The interconnected cyber-physical systems that define Industrie 4.0 also consist of IoT and edge devices, the inclusion of which will facilitate the decentralization of data-processing tasks from a centralized location. The centralized location in this case could either be the cloud or an on-premise computing platform.
The decentralized computing that the edge brings ensures independent actions from devices and equipment on the shop floor which holds the key to unlocking Industrie 4.0. Edge computing also provides the needed support to achieve near real-time automation for Industrie 4.0 applications. An example is the material handling robot used within smart facilities. Such robots serve as edge devices because they are equipped with enough computing resources to make decisions in real-time when navigating the shop floor.
In the above example, the robots make use of only the data they require to function optimally while either discarding other supposedly irrelevant data sets or sending them to the cloud. Today’s HMIs are expected to follow the decentralized templates of edge devices with an additional feature. Unlike the robot, the HMI also interfaces with humans in real-time to ensure the operator understands the ongoing operations within a network of devices or machines. So, the template for the next HMI is a decentralized edge device that transmits information to humans to ensure usability and control over specific Industrie 4.0 use CASES.
The decentralized nature of computing HMIs will also leverage cloud computing to handle more complex tasks. HMIs will have the power to juxtapose communication between the edge and the cloud which will simplify Industrie 4.0 Implementations and deliver real-time data analytics to the factory floor.
Use cases for edge computing HMIs
The manufacturing industry is expected to reap the most rewards from edge computing, and this is also the case for dynamic HMIs with computing capabilities. The next generation of HMIs is expected to be the key to implementing Industrie 4.0 business models. Some examples include:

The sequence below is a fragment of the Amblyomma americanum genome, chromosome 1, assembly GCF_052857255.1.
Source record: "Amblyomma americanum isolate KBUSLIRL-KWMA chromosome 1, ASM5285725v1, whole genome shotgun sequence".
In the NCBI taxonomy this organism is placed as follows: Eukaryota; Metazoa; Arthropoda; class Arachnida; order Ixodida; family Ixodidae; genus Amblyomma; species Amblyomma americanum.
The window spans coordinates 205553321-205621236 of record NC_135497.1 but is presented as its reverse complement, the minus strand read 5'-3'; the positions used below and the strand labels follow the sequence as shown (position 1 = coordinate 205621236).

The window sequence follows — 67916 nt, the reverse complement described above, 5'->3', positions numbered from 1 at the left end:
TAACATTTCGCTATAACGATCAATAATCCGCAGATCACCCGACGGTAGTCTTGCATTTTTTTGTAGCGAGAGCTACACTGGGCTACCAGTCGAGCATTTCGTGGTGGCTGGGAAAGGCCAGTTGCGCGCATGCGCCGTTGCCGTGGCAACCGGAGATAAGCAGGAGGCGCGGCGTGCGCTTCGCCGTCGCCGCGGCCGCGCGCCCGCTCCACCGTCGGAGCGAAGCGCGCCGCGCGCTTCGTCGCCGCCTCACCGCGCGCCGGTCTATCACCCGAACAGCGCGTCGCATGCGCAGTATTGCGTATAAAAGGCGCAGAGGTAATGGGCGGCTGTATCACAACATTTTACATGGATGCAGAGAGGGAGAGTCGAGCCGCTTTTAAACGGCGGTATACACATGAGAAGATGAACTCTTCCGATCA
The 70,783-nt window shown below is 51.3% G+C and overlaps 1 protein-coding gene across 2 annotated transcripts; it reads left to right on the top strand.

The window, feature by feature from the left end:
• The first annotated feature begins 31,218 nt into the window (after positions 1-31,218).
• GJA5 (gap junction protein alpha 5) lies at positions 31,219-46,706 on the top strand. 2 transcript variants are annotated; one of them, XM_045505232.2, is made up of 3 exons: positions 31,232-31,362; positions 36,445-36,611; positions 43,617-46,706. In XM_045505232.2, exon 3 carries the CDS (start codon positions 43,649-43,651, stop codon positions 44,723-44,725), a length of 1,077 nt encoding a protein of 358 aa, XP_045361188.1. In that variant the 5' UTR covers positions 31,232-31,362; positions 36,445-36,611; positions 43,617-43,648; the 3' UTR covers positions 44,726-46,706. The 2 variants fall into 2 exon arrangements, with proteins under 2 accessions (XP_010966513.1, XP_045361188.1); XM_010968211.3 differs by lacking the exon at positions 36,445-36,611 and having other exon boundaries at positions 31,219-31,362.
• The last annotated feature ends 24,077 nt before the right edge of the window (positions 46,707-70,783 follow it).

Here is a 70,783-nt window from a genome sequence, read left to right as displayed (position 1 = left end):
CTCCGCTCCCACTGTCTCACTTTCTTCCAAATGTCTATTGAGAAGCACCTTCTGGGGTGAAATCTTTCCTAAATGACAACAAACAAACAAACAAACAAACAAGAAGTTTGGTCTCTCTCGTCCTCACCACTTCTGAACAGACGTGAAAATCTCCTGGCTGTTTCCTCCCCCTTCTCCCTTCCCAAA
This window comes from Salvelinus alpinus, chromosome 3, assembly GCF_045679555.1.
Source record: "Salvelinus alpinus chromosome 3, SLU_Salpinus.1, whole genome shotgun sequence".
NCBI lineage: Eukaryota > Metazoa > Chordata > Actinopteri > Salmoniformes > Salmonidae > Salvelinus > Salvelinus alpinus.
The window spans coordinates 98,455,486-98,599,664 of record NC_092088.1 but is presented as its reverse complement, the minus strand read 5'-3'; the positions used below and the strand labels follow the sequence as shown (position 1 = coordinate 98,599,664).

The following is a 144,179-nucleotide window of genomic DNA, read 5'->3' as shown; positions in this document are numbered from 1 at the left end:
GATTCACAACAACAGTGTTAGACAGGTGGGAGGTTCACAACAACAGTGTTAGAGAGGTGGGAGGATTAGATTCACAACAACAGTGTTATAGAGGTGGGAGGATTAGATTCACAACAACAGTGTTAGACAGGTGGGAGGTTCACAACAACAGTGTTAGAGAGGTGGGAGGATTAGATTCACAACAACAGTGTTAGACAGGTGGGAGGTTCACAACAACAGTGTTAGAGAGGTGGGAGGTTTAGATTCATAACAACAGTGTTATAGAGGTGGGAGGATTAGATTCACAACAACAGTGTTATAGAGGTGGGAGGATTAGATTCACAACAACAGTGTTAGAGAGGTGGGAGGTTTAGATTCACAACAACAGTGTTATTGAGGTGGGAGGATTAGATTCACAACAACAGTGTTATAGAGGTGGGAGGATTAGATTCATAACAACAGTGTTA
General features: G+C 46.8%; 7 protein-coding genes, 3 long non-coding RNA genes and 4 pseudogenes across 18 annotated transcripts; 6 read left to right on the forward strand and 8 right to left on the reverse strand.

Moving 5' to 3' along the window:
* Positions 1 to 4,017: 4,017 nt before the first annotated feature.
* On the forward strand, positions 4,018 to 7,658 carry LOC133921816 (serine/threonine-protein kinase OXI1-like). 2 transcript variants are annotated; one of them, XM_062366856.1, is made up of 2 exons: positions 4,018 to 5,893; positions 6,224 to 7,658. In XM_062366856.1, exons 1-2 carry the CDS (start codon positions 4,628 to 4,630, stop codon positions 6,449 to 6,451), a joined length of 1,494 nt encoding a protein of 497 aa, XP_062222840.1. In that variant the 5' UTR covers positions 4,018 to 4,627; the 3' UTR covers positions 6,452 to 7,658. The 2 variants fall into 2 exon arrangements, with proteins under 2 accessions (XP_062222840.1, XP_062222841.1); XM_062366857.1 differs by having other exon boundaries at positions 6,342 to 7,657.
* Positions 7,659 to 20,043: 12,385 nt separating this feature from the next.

- Remote machine monitoring for legacy equipment – The collection of machine data using industrial cloud solutions has been made possible by IoT platforms, wireless connections, and wired connections for legacy equipment. Such development makes remotely monitoring machines possible for project managers, engineers, and supervisors using interfaces or dashboards on computers.
HMIs bring a new perspective to remote machine monitoring and interoperability as the insight obtained from the data analytics that takes place in the cloud can be sent directly to HMIs in real-time. The insight from remote data analytics can then be applied by operators on the shop floor.
High compute, edge devices or HMIs are the last part of the jigsaw puzzle to permit the full implementation of Industrie 4.0 benefits. Advancements in technology mean the next HMI will do more than just provide you with a means to control shop-floor equipment. HMIs will be durable and dynamic in terms of the Industrie 4.0 models they can be applied to, making them an integral part of every smart manufacturing or industrial process.